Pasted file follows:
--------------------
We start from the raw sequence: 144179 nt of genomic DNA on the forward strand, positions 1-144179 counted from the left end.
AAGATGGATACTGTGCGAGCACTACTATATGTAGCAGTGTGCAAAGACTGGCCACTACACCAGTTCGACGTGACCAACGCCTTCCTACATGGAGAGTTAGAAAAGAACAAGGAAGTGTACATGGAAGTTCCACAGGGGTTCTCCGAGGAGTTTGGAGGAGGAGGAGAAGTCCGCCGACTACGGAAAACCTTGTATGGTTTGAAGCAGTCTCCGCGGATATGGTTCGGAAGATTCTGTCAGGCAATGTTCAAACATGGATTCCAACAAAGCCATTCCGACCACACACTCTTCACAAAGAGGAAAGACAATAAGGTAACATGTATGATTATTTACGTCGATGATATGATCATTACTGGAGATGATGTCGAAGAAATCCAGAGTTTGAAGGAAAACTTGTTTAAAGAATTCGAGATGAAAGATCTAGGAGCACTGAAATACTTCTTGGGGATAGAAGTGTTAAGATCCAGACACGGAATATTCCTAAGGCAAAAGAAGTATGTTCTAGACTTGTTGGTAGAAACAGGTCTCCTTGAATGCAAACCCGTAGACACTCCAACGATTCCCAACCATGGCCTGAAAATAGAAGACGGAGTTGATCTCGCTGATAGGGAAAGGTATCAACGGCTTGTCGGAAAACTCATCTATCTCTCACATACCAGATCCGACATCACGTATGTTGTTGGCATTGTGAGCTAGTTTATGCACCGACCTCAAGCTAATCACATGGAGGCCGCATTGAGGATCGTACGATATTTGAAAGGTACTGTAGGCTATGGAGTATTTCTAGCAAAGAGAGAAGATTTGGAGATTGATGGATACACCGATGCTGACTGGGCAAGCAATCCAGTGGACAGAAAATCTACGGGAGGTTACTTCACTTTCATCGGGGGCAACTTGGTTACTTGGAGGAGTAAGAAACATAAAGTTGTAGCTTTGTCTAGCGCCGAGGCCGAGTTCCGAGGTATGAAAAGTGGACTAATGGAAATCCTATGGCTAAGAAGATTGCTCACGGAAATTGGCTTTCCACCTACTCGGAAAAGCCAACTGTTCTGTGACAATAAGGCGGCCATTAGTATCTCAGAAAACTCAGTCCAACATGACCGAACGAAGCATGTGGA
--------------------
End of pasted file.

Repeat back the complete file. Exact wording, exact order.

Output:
We start from the raw sequence: 144179 nt of genomic DNA on the forward strand, positions 1-144179 counted from the left end.
AAGATGGATACTGTGCGAGCACTACTATATGTAGCAGTGTGCAAAGACTGGCCACTACACCAGTTCGACGTGACCAACGCCTTCCTACATGGAGAGTTAGAAAAGAACAAGGAAGTGTACATGGAAGTTCCACAGGGGTTCTCCGAGGAGTTTGGAGGAGGAGGAGAAGTCCGCCGACTACGGAAAACCTTGTATGGTTTGAAGCAGTCTCCGCGGATATGGTTCGGAAGATTCTGTCAGGCAATGTTCAAACATGGATTCCAACAAAGCCATTCCGACCACACACTCTTCACAAAGAGGAAAGACAATAAGGTAACATGTATGATTATTTACGTCGATGATATGATCATTACTGGAGATGATGTCGAAGAAATCCAGAGTTTGAAGGAAAACTTGTTTAAAGAATTCGAGATGAAAGATCTAGGAGCACTGAAATACTTCTTGGGGATAGAAGTGTTAAGATCCAGACACGGAATATTCCTAAGGCAAAAGAAGTATGTTCTAGACTTGTTGGTAGAAACAGGTCTCCTTGAATGCAAACCCGTAGACACTCCAACGATTCCCAACCATGGCCTGAAAATAGAAGACGGAGTTGATCTCGCTGATAGGGAAAGGTATCAACGGCTTGTCGGAAAACTCATCTATCTCTCACATACCAGATCCGACATCACGTATGTTGTTGGCATTGTGAGCTAGTTTATGCACCGACCTCAAGCTAATCACATGGAGGCCGCATTGAGGATCGTACGATATTTGAAAGGTACTGTAGGCTATGGAGTATTTCTAGCAAAGAGAGAAGATTTGGAGATTGATGGATACACCGATGCTGACTGGGCAAGCAATCCAGTGGACAGAAAATCTACGGGAGGTTACTTCACTTTCATCGGGGGCAACTTGGTTACTTGGAGGAGTAAGAAACATAAAGTTGTAGCTTTGTCTAGCGCCGAGGCCGAGTTCCGAGGTATGAAAAGTGGACTAATGGAAATCCTATGGCTAAGAAGATTGCTCACGGAAATTGGCTTTCCACCTACTCGGAAAAGCCAACTGTTCTGTGACAATAAGGCGGCCATTAGTATCTCAGAAAACTCAGTCCAACATGACCGAACGAAGCATGTGGA